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What Is The Difference Between Colon Cancer And Colorectal Cancer
Colorectal cancer, also known as bowel cancer, colon cancer, or rectal cancer, is any cancer that affects the colon and rectum.The American Cancer Society (ACS) estimates that there will be 106,180 new cases of colon cancer and 44,850 new cases of rectal cancer in the United States in 2022.Colorectal cancer is the third most common cancer in the U.S. And among cancers that affect all sexes, it is the second leading cause of death. The incidence varies around the world. It is more common in countries with a higher economic status, but according to a 2021 analysis, it is more likely to affect people with low incomes.Fatality rates have fallen due to medical advances. And, as the 2021 analysis observes, numbers of diagnoses in people younger than 50 are rising, possibly due to improvements in screening.Below, learn about the symptoms and treatments of colorectal cancer. Also, find out about the risk factors. A person can take steps to limit some of them.Colorectal cancer may not cause symptoms in the early stages. If it does, they may include:changes in bowel habitsdiarrhea constipationa feeling that the bowel does not empty fullyblood in feces that makes it look dark brown or blackbright red blood from the rectumabdominal pain and bloatingfeeling full, even when a long time has passed since a mealfatigue or tirednessunexplained weight lossanemiaIf a doctor finds signs of anemia during a routine medical check, they may suggest screening for colorectal cancer. Or, they may diagnose it during routine screening. Around 40% of people with this type of cancer receive the diagnosis when the disease is in an early stage.The symptoms can be similar to those of many other health conditions. Anyone with concerns about these symptoms should seek medical advice.Among people who receive a diagnosis of colorectal cancer after reporting symptoms:37% have blood in feces or from the rectum34% have abdominal pain23% have anemiaAmong those who receive the diagnosis after seeking emergency medical care:57% have a blockage in their bowel25% have peritonitis, or inflammation of the stomach lining18% have a perforation, or hole, in their bowelSome people only notice symptoms in the later stages, when the cancer has spread to the lungs, liver, or other areas. The symptoms can depend on the area affected.If cancer spreads to the liver, a person may have jaundice, which causes yellowing of the whites of the eyes. If a person has white or light brown skin, it may also appear yellowish. If cancer affects the lungs, it can cause difficulty breathing or a cough.The cause of colorectal cancer is unclear, but it likely stems from a combination of genetic and environmental factors. According to research from 2022, around 70% of cases develop for no clear reason, while 10% seem to result from inherited syndromes, and 20% happen in family clusters.Some other colorectal cancer risk factors may include:being over the age of 50being malehaving a low incomehaving a diet low in fiber and high in animal protein, saturated fats, and calorieshaving a diet high in red or processed meatsconsuming alcoholsmokinghaving low levels of physical activitybeing overweight or having obesityhaving inflammatory bowel diseasehaving type 2 diabeteshaving certain genetic featureshaving had breast, ovary, or uterine cancerhaving undergone radiation therapy for abdominal cancer in childhoodhaving polyps in the colon or rectumPolyps are sometimes precancerous. Learn about one type, called sessile polyps, that can develop in the colon.Increased risk among Black AmericansResearch from 2018 concludes that Black Americans are more likely to develop and die from colorectal cancer than any other group of people in the U.S.As the ACS report, the chance of having this type of cancer is at least 20% higher for Black people than for white people, and the fatality rate is 40% higher for Black people.The ACS cites socioeconomic factors and inequity in screening and other aspects of healthcare, as well as inequity in employment, diet, and other factors related to daily life. The authors of the 2018 analysis say that identifying whether colorectal cancer affects Black people in distinct ways requires further research. They add that this type of investigation might lead to more effective treatment.What is health inequity? Learn more here.The American College of Physicians recommends regular screening for people who:have a personal or family history of colorectal cancerare Black Americans aged 45 years or overare not Black, over 50, and have an average riskhave Crohn’s disease, Lynch syndrome, or adenomatous polyposisA doctor will recommend a specific screening schedule. For example, they may recommend a stool test every 2 years and a colonoscopy or sigmoidoscopy every 10 years.People should also be aware of the differences between precancerous lesions and polyps and cancerous polyps.Everyone aged 50 or older has a risk of developing precancerous lesions or polyps. A colonoscopy is the gold-standard approach to removing these. During the procedure, a doctor can also check for cancerous polyps.Screening can detect polyps before they become cancerous. It can also detect colon cancer in the early stages, when it is easier to treat.In 80% of cases, a doctor diagnoses colorectal cancer after performing a colonoscopy because the person has symptoms. Routine screening detects 11% of cases, and 7% of people with colorectal cancer receive a diagnosis after seeking emergency care for sudden abdominal symptoms.The following are the most common screening and diagnostic procedures for colorectal cancer.ColonoscopyA colonoscopy is the gold-standard diagnostic tool for colorectal cancer. It has a high level of accuracy and can show precisely where a tumor is.The procedure involves using a long, thin, flexible tool called a colonoscope that contains a light and a camera. It allows the doctor to see the whole colon and rectum. They may remove polyps or take a sample of tissue, a biopsy, for testing during the procedure.A colonoscopy is painless, but some people take a mild sedative to help them stay calm. A person may also need to drink a laxative fluid to empty colon beforehand. Bleeding and perforation of the colon wall are rare but possible complications.Blood stool testThis test checks for blood in a stool sample. Many conditions can cause blood in stool, and a positive result does not necessarily mean that cancer is present.Stool immunochemistryAlso known as a fecal occult blood test, this checks for hidden blood in the lower colon. It involves using a small kit to collect a stool sample at home.What are some other causes of rectal bleeding?Stool DNA testThis test checks for several DNA markers that colon cancer or precancerous polyps shed into stool. A person collects an entire bowel movement at home for testing in a lab. If the result is positive, a colonoscopy is necessary.It is worth keeping in mind that this test cannot detect every DNA marker of cancer.Flexible sigmoidoscopyThis procedure involves using a sigmoidoscope, a flexible, thin, lighted tube, to examine the rectum and sigmoid colon — the last part of the colon before the rectum.The test takes a few minutes and is not painful, but it might be uncomfortable. There is a small risk of perforating the colon’s wall.Barium enema X-rayBarium is a contrast dye that can reveal any unusual features on an X-ray. A healthcare professional introduces it into the bowel as an enema.A doctor may recommend a colonoscopy for closer investigation following a barium enema X-ray.CT colonographyThis produces images of the colon. It is less invasive than a colonoscopy, but if it reveals a mass, the person needs a colonoscopy.Imaging scansUltrasound, CT, or MRI scans can show if cancer has spread to another part of the body.The best approach to treatment for colorectal cancer depends on several factors. These include:the size and location of tumors and the cancer’s stagewhether the cancer is recurrentthe person’s overall healthOptions include chemotherapy, radiation therapy, and surgery. Also, palliative care can help manage the symptoms, such as pain, and improve the quality of life.SurgerySurgery is the primary treatment for colorectal cancer that is limited to the colon. It aims to remove cancerous tissue, including tumors and affected lymph nodes, and prevent the cancer from spreading.The surgeon usually reconnects the bowel after removing cancerous areas, but they may need to create a stoma for drainage into a colostomy bag. This is often temporary.Surgery may remove all traces of early stage cancer. In the later stages, surgery cannot stop the cancer from spreading, but removing a blockage can help ease any symptoms.Surgery for colon cancer may be open, involving a large incision. It may instead be laparoscopic, a less invasive type of surgery that requires tiny incisions. The surgeon typically uses robotic devices during the surgery. The most common types of colon cancer surgery include: Local excisionThis involves removing early cancerous tissues. During the procedure, a surgeon removes polyps and some colon tissue. ColectomyA colectomy involves removing some or all of the colon. If the surgery is partial, the surgeon reattaches the remaining segments. Other names for this approach are a hemicolectomy, a partial colectomy, or a segmental resection. A total colectomy involves removing the whole colon. This is less common, and a surgeon may only recommend it if there are many polyps, for example.Removing blockagesSometimes a cancerous growth blocks all or a portion of the colon. When this happens, a surgeon may place a stent to open the colon. If a stent will not work or the blockage is serious, they may perform a colectomy and connect one end of the remaining portion of the colon into a stoma through which stool can flow. ChemotherapyChemotherapy drugs destroy cancerous cells throughout the body. This may help treat colon cancer or shrink a tumor before surgery. It can also help relieve symptoms in the later stages.This approach, however, can have widespread adverse effects, as it affects both cancerous and healthy cells.Targeted therapyThis involves taking drugs that target specific proteins to slow or prevent the growth of cancerous cells.The adverse effects are usually less severe than those of chemotherapy because these drugs only target cancerous cells.ImmunotherapyThis drug-based treatment helps the immune system detect and eliminate cancerous cells. It may benefit some people with advanced colorectal cancer.Possible adverse effects include an autoimmune reaction, in which the body mistakenly attacks its own cells.Radiation therapyThis involves using high-energy beams of radiation to destroy cancerous cells and prevent them from multiplying.A doctor may recommend it to help shrink a tumor before surgery for rectal cancer. They may also use it alongside chemotherapy, in an approach known as chemoradiation.It can have long- and short-term adverse effects.AblationAblation involves using microwaves, radiofrequency, ethanol, or cryosurgery to destroy a tumor without removing it.A surgeon delivers the therapy using a probe or needle guided by ultrasound or CT imagery.Palliative and end-of-life careIf colorectal cancer spreads to organs beyond the colon, progressing to stage 4, it is not possible to cure it. Other options may include:surgery to remove a blockageradiation therapy or chemotherapy to reduce the size of tumorspain relieftreatment for side effects of medicationcounselinghospice careThe “stage” of cancer refers to how far it has spread. Determining the stage helps doctors choose the most appropriate treatment.There are different guidelines for staging. One set of guidelines is:Stage 0: This is the earliest stage, also known as carcinoma in situ. The cancer is only in the inner layer of the colon or rectum.Stage 1: The cancer has grown through the inner layer of the colon or rectum but has not spread beyond the wall of the rectum or colon.Stage 2: The cancer has grown through or into the wall of the colon or rectum but has not yet reached nearby lymph nodes.Stage 3: The cancer has reached nearby lymph nodes but not other parts of the body.Stage 4: The cancer is present in other parts of the body, such as the liver or lungs.Sometimes, treatment eliminates the cancer but it comes back in the same area or another one. This is called “recurrent” cancer.The outlook for someone with colorectal cancer depends on different factors, including their age, their overall health, and the stage of the cancer at diagnosis.The ACS provides 5-year survival rates. These reflect the likelihood of living for at least another 5 years after the diagnosis, compared with a person who does not have colorectal cancer.The ACS gives survival rates using these stages:Local: The cancer has stayed in its original location.Regional: The cancer has spread to nearby tissues.Distant: It has reached more distant parts of the body.This table shows the estimated 5-year survival rates for a person with colon cancer.This table shows the estimated 5-year survival rates for a person with rectal cancer:Here, learn more about the life expectancy for people with stage 4 colon cancer.Colorectal cancer can affect anyone, and it is not possible to prevent it. However, taking some steps may help reduce the risk.NutritionDietary measures that may help include:eating plenty of fiber, fruits, and vegetableslimiting the intake of red and processed meats.opting for healthy fats, such as from avocados, olive oil, fish oils, and nuts, rather than saturated fatsExercise and weightModerate, regular exercise may help lower the risk of colorectal cancer. Exercise can also help reduce the risk of obesity, which is linked with colorectal and other cancers.AspirinExperts have found that taking aspirin may help reduce the risk in some people, but speak with a doctor about this first.VaccinesResearchers are investigating the potential for vaccines to prevent colorectal cancer. One option that has been successful in mice is a vaccine that stops polyps from becoming cancerous. This might, one day, benefit people with a high risk.Colorectal cancer is a leading cause of cancer-related death. Treatment in the early stages can remove cancerous cells and increase the likelihood of a positive outcome. It is important to take any signs of colorectal cancer seriously. They can also indicate other potentially severe health problems. However, symptoms of this cancer may not appear until the later stages. Anyone with a risk of developing colorectal cancer should ask a doctor about screening. Having regular screening improves the chances of an early diagnosis.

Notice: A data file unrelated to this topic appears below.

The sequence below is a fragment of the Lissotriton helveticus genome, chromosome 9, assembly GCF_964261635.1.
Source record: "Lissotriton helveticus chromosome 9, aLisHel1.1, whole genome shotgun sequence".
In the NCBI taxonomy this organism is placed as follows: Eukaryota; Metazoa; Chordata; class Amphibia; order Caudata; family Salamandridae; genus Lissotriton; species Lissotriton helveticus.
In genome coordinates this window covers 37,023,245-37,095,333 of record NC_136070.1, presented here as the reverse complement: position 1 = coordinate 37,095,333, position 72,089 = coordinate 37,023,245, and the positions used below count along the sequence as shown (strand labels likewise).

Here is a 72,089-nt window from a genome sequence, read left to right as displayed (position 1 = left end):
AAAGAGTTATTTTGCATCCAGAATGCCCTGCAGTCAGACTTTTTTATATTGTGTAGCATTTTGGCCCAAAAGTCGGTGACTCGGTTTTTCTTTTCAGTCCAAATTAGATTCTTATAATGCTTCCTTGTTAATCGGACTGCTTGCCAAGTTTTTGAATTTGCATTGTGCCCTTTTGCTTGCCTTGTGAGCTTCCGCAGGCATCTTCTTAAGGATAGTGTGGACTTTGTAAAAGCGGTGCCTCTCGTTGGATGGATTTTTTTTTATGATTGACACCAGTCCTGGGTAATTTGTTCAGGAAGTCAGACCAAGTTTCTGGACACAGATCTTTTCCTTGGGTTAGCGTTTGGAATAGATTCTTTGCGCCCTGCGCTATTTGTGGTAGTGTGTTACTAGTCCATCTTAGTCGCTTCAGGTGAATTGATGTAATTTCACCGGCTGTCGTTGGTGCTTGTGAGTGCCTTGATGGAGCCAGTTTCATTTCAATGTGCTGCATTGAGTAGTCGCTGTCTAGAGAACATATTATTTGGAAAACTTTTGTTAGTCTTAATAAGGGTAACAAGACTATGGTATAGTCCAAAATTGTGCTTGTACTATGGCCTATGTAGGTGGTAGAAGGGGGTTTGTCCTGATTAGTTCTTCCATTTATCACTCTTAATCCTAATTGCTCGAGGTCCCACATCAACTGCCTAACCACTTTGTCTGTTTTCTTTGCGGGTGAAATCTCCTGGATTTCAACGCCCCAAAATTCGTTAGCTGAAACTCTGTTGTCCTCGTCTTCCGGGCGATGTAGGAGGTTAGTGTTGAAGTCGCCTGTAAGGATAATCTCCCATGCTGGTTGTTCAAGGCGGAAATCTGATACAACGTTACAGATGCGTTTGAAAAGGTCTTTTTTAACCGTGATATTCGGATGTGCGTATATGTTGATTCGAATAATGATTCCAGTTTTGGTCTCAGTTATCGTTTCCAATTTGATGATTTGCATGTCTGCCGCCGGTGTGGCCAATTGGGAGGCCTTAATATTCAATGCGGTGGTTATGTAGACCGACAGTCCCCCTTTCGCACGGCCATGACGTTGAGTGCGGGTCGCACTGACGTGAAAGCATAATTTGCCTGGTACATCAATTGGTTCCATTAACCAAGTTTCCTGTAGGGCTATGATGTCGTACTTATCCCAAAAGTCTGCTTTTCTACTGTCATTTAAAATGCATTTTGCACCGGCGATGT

Video about What Is The Difference Between Colon Cancer And Colorectal Cancer
Colon Cancer and Rectal Cancer Differences – Dr. Alan Herline – Memorial Cancer Institute
Alan Hartline MD, Chief of Colon & Rectal Surgery at Memorial Healthcare System describes the differences between colon cancer and rectal cancer and the different treatments.